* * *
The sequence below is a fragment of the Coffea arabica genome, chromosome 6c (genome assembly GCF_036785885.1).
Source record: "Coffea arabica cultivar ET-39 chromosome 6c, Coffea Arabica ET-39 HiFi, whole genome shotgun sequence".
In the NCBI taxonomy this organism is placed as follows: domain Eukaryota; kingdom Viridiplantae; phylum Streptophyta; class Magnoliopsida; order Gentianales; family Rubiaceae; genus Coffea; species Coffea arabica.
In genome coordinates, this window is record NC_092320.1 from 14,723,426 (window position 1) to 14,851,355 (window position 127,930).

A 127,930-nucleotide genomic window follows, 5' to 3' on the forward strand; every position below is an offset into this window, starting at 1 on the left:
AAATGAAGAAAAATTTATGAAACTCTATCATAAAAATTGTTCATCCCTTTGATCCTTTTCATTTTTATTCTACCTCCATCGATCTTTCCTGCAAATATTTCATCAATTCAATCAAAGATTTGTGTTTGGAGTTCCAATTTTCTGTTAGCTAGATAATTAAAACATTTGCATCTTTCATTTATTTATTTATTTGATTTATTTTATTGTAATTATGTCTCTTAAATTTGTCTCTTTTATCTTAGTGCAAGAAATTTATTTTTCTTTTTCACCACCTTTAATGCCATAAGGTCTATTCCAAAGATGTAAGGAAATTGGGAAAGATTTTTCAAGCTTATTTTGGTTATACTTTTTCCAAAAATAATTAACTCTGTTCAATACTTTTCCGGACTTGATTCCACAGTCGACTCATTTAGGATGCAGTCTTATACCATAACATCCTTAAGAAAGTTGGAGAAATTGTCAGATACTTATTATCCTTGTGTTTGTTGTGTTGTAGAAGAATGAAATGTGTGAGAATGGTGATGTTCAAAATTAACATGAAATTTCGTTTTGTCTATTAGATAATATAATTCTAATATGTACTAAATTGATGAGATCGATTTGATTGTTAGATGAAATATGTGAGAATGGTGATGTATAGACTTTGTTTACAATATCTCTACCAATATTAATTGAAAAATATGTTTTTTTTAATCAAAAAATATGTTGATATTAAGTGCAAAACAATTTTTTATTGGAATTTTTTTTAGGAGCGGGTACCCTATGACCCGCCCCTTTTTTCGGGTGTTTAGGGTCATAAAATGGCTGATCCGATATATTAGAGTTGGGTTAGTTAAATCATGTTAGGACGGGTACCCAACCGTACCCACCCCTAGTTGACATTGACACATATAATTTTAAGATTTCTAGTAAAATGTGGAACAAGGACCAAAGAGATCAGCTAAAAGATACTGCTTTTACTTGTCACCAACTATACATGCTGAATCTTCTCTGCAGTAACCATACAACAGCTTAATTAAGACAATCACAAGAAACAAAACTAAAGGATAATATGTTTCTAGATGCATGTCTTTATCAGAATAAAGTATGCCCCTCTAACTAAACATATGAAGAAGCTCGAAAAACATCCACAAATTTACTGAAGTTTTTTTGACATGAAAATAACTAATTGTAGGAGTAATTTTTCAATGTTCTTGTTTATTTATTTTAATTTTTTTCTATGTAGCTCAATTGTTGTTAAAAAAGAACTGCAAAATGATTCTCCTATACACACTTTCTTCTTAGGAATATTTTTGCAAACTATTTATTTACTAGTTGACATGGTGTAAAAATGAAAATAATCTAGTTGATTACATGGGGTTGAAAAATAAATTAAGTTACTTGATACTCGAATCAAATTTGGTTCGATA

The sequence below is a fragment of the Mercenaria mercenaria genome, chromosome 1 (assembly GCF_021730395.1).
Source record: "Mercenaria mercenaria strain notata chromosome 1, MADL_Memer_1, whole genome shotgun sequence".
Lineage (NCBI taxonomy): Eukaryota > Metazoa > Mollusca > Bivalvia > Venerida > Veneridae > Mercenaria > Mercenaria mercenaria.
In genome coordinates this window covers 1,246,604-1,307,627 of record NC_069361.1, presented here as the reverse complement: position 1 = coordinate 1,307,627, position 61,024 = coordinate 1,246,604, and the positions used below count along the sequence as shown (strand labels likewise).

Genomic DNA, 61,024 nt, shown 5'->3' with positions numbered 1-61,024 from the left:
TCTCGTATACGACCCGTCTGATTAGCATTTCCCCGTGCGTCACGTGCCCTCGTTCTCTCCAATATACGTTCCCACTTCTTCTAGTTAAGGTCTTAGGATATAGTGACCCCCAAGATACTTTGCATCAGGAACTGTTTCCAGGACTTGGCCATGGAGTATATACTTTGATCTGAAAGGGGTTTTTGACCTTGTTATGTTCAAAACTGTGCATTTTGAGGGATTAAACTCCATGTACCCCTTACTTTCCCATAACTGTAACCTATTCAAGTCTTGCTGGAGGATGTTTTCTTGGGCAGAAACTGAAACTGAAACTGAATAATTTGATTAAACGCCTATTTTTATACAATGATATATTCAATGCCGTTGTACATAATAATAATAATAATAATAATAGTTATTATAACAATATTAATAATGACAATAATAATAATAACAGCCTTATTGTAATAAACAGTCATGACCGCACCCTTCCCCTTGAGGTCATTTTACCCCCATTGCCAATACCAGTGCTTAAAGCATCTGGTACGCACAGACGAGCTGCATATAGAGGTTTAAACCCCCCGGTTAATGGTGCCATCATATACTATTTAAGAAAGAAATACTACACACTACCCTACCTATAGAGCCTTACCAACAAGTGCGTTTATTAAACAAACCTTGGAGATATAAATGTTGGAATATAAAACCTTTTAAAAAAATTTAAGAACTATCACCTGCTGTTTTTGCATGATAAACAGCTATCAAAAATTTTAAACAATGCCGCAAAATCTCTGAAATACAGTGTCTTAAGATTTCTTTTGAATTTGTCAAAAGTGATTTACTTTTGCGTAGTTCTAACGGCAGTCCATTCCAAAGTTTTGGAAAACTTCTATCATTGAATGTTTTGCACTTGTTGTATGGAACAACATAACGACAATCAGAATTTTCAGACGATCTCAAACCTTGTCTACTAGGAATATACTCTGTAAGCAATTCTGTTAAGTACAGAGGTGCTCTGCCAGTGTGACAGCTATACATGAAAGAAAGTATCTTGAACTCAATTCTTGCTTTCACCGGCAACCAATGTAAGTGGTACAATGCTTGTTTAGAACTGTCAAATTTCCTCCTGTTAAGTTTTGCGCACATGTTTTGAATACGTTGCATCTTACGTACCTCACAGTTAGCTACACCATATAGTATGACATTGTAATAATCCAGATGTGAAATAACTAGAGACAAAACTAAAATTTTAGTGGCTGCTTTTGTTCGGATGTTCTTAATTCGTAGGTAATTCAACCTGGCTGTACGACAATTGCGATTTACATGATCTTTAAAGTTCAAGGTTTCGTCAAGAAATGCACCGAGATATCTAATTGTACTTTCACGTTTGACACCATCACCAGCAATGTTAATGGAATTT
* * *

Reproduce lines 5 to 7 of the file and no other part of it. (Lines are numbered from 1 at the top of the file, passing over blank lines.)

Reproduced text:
A 127,930-nucleotide genomic window follows, 5' to 3' on the forward strand; every position below is an offset into this window, starting at 1 on the left:
AAATGAAGAAAAATTTATGAAACTCTATCATAAAAATTGTTCATCCCTTTGATCCTTTTCATTTTTATTCTACCTCCATCGATCTTTCCTGCAAATATTTCATCAATTCAATCAAAGATTTGTGTTTGGAGTTCCAATTTTCTGTTAGCTAGATAATTAAAACATTTGCATCTTTCATTTATTTATTTATTTGATTTATTTTATTGTAATTATGTCTCTTAAATTTGTCTCTTTTATCTTAGTGCAAGAAATTTATTTTTCTTTTTCACCACCTTTAATGCCATAAGGTCTATTCCAAAGATGTAAGGAAATTGGGAAAGATTTTTCAAGCTTATTTTGGTTATACTTTTTCCAAAAATAATTAACTCTGTTCAATACTTTTCCGGACTTGATTCCACAGTCGACTCATTTAGGATGCAGTCTTATACCATAACATCCTTAAGAAAGTTGGAGAAATTGTCAGATACTTATTATCCTTGTGTTTGTTGTGTTGTAGAAGAATGAAATGTGTGAGAATGGTGATGTTCAAAATTAACATGAAATTTCGTTTTGTCTATTAGATAATATAATTCTAATATGTACTAAATTGATGAGATCGATTTGATTGTTAGATGAAATATGTGAGAATGGTGATGTATAGACTTTGTTTACAATATCTCTACCAATATTAATTGAAAAATATGTTTTTTTTAATCAAAAAATATGTTGATATTAAGTGCAAAACAATTTTTTATTGGAATTTTTTTTAGGAGCGGGTACCCTATGACCCGCCCCTTTTTTCGGGTGTTTAGGGTCATAAAATGGCTGATCCGATATATTAGAGTTGGGTTAGTTAAATCATGTTAGGACGGGTACCCAACCGTACCCACCCCTAGTTGACATTGACACATATAATTTTAAGATTTCTAGTAAAATGTGGAACAAGGACCAAAGAGATCAGCTAAAAGATACTGCTTTTACTTGTCACCAACTATACATGCTGAATCTTCTCTGCAGTAACCATACAACAGCTTAATTAAGACAATCACAAGAAACAAAACTAAAGGATAATATGTTTCTAGATGCATGTCTTTATCAGAATAAAGTATGCCCCTCTAACTAAACATATGAAGAAGCTCGAAAAACATCCACAAATTTACTGAAGTTTTTTTGACATGAAAATAACTAATTGTAGGAGTAATTTTTCAATGTTCTTGTTTATTTATTTTAATTTTTTTCTATGTAGCTCAATTGTTGTTAAAAAAGAACTGCAAAATGATTCTCCTATACACACTTTCTTCTTAGGAATATTTTTGCAAACTATTTATTTACTAGTTGACATGGTGTAAAAATGAAAATAATCTAGTTGATTACATGGGGTTGAAAAATAAATTAAGTTACTTGATACTCGAATCAAATTTGGTTCGATA

The sequence below is a fragment of the Mercenaria mercenaria genome, chromosome 1 (assembly GCF_021730395.1).